Will be interesting to understand once someone comes across the solution.
-Jim Coffee
San Diego, CA

On Fri, 5 Jun 2020 at 01:46, Craig <craiglonghurst@...> wrote:
Thanks for all the great input.
 
Ron - "The Writer" genre is definitely a holy grail, but Teddy doesn't appear to share the same mechanisms. I would be very interested in seeing a YouTube clip with a similar mechanism if you can find it again.
 
Kim - Yes I know! I thought this would be simple. It's funny how enclosing a mechanism in a tin box can suddenly deepen the mystery!
 
Dominique - I like the idea of a magnetic follower, providing omnidirectional attraction (rather than a spring acting in a single direction). Would still get 'stuck' inside the shape of elephant's trunk though?
 
Randy - That is a great bit of kit. Also on my future builds list is an Arduino "Plot Clock"
 
Gus - I was thinking on a similar line re: pivot point and sliding follower. I thought I had something that would work with the duck shape but the same approach wouldn't work with the elephant's trunk unfortunately. Yes I've been looking through books of old mechanical toys and this appealed to me to have a go at building, because it looked 'simple' !!!.
 
Here are a couple of the metal templates and the outputs they produce (the size difference of external/internal curves indicates a roller follower):







And a photo of the underneath of Teddy with the plate removed (this was from an old ebay picture). Looks like a reduction drive from the motor onto a small worm gear. The large bar appears to be pivoted to give a vertical motion.



Craig


Re: Teddy the Artist

Craig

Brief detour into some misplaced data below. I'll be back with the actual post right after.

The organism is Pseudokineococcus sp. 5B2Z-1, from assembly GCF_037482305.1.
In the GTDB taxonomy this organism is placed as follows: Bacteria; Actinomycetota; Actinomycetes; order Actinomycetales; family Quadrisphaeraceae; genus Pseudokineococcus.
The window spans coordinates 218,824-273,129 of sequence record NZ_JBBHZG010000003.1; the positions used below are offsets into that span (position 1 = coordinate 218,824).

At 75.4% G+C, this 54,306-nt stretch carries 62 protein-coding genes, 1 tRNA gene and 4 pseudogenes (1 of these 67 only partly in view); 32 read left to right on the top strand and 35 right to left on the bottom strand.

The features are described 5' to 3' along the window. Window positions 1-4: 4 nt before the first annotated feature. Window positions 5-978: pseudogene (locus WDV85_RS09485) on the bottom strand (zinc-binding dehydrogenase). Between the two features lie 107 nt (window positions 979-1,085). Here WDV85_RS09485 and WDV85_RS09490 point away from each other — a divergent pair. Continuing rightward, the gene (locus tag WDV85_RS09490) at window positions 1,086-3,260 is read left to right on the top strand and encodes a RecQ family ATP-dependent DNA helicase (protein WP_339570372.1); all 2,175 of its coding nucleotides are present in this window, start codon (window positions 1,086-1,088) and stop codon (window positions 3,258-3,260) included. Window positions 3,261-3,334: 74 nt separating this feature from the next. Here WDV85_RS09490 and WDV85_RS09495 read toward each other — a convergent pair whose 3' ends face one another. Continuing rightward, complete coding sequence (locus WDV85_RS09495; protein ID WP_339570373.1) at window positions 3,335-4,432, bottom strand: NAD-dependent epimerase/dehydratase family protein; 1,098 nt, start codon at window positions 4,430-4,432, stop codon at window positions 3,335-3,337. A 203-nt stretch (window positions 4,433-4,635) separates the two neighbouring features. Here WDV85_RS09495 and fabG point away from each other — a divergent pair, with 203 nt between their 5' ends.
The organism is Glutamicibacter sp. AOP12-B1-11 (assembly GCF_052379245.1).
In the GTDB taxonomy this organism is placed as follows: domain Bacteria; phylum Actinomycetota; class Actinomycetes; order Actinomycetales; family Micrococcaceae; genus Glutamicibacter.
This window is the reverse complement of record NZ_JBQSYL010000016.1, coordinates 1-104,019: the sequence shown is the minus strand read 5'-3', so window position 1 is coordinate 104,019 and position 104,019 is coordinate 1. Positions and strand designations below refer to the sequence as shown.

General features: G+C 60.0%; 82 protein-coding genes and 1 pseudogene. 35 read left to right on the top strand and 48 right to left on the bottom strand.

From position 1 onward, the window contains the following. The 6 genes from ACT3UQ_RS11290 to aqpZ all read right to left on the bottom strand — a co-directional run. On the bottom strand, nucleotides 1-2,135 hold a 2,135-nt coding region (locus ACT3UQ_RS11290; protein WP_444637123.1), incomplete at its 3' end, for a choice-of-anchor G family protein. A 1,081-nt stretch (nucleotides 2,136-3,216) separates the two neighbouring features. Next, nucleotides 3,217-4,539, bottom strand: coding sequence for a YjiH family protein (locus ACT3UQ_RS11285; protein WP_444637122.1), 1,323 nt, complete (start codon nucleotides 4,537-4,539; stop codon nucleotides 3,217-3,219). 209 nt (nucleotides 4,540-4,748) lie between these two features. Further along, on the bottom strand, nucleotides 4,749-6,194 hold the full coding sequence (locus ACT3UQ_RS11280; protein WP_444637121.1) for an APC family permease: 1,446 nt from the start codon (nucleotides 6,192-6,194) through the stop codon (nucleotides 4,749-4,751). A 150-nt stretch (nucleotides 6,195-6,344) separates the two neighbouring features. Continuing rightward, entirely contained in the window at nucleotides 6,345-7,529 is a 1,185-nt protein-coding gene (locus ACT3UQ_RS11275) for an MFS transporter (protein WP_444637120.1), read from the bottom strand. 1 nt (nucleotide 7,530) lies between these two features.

Thanks for all the great input.
 
Ron - "The Writer" genre is definitely a holy grail, but Teddy doesn't appear to share the same mechanisms. I would be very interested in seeing a YouTube clip with a similar mechanism if you can find it again.
 
Kim - Yes I know! I thought this would be simple. It's funny how enclosing a mechanism in a tin box can suddenly deepen the mystery!
 
Dominique - I like the idea of a magnetic follower, providing omnidirectional attraction (rather than a spring acting in a single direction). Would still get 'stuck' inside the shape of elephant's trunk though?
 
Randy - That is a great bit of kit. Also on my future builds list is an Arduino "Plot Clock"
 
Gus - I was thinking on a similar line re: pivot point and sliding follower. I thought I had something that would work with the duck shape but the same approach wouldn't work with the elephant's trunk unfortunately. Yes I've been looking through books of old mechanical toys and this appealed to me to have a go at building, because it looked 'simple' !!!.
 
Here are a couple of the metal templates and the outputs they produce (the size difference of external/internal curves indicates a roller follower):







And a photo of the underneath of Teddy with the plate removed (this was from an old ebay picture). Looks like a reduction drive from the motor onto a small worm gear. The large bar appears to be pivoted to give a vertical motion.



Craig


Re: Teddy the Artist

Gus
 

Hi Craig,

Maybe the arm which writes is pivoted at some point in relation to the pattern. It is able to slide through it back and forth, spring loaded in say the backward movement. The section of this arm may be  square, as would the pivot through which it slides, so staying upright. It might have as a follower and upturned, thin end, in contact with the revolving pattern, and  may have a roller tube spinning on it, acting as a bearing. The pattern turns, and may be spring loaded in the opposite direction so the "follower" never leaves the pattern irrespective of the direction of the shape being followed. The patterns are much smaller than the drawing it seems, so the relationship of the pivot determines the size of the drawing above.